Tuesday, July 04, 2006

Some thoughts about patriotism and conservative v. liberal Christians

I came to know the Lord back in 1970, in a time when Christianity wasn't strongly identified with a particular strain of American politics. Before any of us knew Jerry Falwell's and Pat Robertson's politics, back before Jimmy Carter gave born-again Christians a candidate they could identify with on the basis of their faith.

So I fortunately had lots of room to figure out God and country on my own, to draw my own conclusions before anyone came along to tell me what my politics had to be. And some things just seemed obvious.

For instance, God is bigger than country. There's really no getting around that one. God is bigger than the world He created, so He's bigger than America or (back then) the Soviet Union or whatever.

For a Christian, being patriotic in the standard sense is silly. If we are to be patriotic, what is our patrie, our fatherland? Well, we know who our Father is; presumably His land would be our Fatherland. We know from the Gospels that Jesus in His ministry spread the Good News of the Kingdom of God; if we have a true country, that would presumably be it. Certainly Jesus said his kingdom wasn't of this world, and the writer of the letter to the Hebrews said we are sojourners, passing travelers, in this world. And if our true country is outside of this world, that inherently limits the sort of commitment we can make to any of the countries in this world.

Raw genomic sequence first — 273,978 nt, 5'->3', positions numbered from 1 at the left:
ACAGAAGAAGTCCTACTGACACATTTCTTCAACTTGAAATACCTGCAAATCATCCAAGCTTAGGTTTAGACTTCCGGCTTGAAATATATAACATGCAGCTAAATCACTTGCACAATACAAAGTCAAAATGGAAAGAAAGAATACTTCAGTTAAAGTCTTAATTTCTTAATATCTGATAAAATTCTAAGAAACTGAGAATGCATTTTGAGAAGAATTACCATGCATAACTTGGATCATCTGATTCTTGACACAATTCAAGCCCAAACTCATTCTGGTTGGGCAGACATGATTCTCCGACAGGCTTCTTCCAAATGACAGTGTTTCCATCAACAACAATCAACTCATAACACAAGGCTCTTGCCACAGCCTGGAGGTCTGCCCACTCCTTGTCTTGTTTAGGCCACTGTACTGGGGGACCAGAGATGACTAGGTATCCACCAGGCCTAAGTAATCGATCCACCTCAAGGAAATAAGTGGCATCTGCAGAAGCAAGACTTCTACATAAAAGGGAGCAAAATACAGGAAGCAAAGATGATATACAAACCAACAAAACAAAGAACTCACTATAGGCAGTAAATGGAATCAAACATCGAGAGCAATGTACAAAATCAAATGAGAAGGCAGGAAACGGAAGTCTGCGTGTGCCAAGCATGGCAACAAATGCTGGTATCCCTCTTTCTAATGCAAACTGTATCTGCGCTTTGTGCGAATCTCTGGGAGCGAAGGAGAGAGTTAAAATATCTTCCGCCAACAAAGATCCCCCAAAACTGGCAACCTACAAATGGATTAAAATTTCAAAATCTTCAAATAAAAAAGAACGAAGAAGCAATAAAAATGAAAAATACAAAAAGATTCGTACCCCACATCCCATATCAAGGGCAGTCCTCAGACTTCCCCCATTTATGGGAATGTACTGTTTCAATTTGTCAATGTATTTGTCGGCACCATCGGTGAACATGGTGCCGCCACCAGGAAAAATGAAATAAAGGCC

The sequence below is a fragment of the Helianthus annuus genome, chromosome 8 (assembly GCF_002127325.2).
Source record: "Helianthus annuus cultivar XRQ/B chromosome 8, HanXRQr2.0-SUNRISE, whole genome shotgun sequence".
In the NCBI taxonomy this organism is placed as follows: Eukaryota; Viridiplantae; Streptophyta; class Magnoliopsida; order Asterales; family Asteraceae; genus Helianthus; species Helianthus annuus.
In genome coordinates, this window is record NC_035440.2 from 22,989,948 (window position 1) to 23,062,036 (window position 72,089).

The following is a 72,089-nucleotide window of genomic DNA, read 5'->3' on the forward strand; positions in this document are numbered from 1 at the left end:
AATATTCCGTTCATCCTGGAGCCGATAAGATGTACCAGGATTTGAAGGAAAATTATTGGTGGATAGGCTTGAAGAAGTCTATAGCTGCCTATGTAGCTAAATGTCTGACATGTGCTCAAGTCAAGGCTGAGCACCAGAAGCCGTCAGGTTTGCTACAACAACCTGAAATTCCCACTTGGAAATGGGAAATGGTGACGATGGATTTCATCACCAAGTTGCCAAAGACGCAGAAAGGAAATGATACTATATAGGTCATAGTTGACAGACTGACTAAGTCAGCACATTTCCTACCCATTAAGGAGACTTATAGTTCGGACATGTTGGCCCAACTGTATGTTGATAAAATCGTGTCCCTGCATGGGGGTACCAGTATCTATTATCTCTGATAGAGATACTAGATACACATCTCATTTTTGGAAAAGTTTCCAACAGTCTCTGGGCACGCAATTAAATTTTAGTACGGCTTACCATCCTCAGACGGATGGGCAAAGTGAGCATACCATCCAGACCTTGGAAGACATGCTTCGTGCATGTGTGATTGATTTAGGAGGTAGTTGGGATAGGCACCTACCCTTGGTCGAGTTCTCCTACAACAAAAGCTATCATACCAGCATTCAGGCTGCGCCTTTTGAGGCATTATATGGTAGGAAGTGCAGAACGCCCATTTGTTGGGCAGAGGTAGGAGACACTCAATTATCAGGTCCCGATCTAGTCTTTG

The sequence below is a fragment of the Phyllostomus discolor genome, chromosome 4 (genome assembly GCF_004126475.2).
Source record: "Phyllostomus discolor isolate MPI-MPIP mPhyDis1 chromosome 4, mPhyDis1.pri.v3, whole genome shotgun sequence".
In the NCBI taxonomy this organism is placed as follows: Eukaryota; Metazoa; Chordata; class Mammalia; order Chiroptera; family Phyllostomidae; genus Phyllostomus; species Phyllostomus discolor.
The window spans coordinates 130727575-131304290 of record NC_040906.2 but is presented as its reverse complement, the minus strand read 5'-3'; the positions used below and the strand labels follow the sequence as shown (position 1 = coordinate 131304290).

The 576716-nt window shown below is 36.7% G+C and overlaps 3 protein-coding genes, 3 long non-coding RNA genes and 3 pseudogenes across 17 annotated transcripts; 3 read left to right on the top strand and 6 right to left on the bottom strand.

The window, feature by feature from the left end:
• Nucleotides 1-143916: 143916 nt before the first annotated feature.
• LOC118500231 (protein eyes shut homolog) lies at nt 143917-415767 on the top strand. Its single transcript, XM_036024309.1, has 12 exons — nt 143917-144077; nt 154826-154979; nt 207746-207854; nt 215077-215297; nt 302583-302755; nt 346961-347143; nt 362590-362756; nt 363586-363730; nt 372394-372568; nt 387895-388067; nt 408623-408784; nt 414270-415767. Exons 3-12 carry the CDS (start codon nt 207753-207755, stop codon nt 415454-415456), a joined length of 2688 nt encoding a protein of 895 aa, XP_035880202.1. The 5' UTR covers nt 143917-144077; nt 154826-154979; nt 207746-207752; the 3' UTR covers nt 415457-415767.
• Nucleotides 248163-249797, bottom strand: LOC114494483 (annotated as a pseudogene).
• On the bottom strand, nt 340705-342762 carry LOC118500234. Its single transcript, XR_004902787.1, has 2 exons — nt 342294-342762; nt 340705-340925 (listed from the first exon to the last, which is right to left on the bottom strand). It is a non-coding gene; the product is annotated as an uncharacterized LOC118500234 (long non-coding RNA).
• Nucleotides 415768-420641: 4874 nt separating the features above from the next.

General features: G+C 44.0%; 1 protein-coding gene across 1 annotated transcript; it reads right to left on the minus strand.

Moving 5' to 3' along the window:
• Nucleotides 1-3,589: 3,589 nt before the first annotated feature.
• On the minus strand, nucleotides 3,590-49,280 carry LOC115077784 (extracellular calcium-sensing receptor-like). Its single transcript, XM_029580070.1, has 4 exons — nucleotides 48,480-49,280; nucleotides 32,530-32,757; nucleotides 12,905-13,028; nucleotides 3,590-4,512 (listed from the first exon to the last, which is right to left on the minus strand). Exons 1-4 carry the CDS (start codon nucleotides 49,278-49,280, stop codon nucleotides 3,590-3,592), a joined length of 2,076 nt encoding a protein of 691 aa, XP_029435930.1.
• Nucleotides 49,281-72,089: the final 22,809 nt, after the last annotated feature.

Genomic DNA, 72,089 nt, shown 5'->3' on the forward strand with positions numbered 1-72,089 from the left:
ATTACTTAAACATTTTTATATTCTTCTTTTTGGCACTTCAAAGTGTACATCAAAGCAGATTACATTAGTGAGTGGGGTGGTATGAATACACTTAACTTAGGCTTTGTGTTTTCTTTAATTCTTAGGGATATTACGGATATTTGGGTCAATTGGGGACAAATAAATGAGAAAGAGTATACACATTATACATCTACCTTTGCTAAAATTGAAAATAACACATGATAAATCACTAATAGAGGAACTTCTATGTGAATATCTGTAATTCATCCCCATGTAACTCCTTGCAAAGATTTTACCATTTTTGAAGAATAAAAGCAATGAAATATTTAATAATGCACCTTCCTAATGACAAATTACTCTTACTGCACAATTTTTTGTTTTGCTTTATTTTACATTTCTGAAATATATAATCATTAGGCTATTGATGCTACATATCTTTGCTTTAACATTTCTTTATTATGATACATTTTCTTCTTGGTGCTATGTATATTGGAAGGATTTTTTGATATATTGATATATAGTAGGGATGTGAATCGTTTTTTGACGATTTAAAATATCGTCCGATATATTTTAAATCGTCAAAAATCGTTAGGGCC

Which is important, because it would seem that anyone with a modicum of common sense - no deep theology or even book learning required - could see that God and country are going to ask very different things of us, and that there's going to be some conflict there from time to time. God is love, and He loves us all: God so loved the world, and He is no respecter of persons. Nations have strategic interests, for which God surely cares little; God cares about the people, not trade routes and resources. A nation might ask its citizens to bear arms against the citizens of a different nation, and a citizen who gives his allegiance to that nation will fight, kill, and die on its behalf. A Christian, in aiming his gun at the citizen of another country, has to ask, "Does God want that person dead? Am I called to kill that person?" If the answer to the first is No, or even I Don't Know, then the answer to the second question is No as well. (It could even be No if the answer to the first question is Yes: in the event that God wants someone dead, you may still not be called to be the one to kill him.)

Christians, in the true sense of the word, would make lousy soldiers. If you are serving God, then you must ask God what He wants you to do. In the military, they can't wait around for that. They have to know you will do what they want you to do.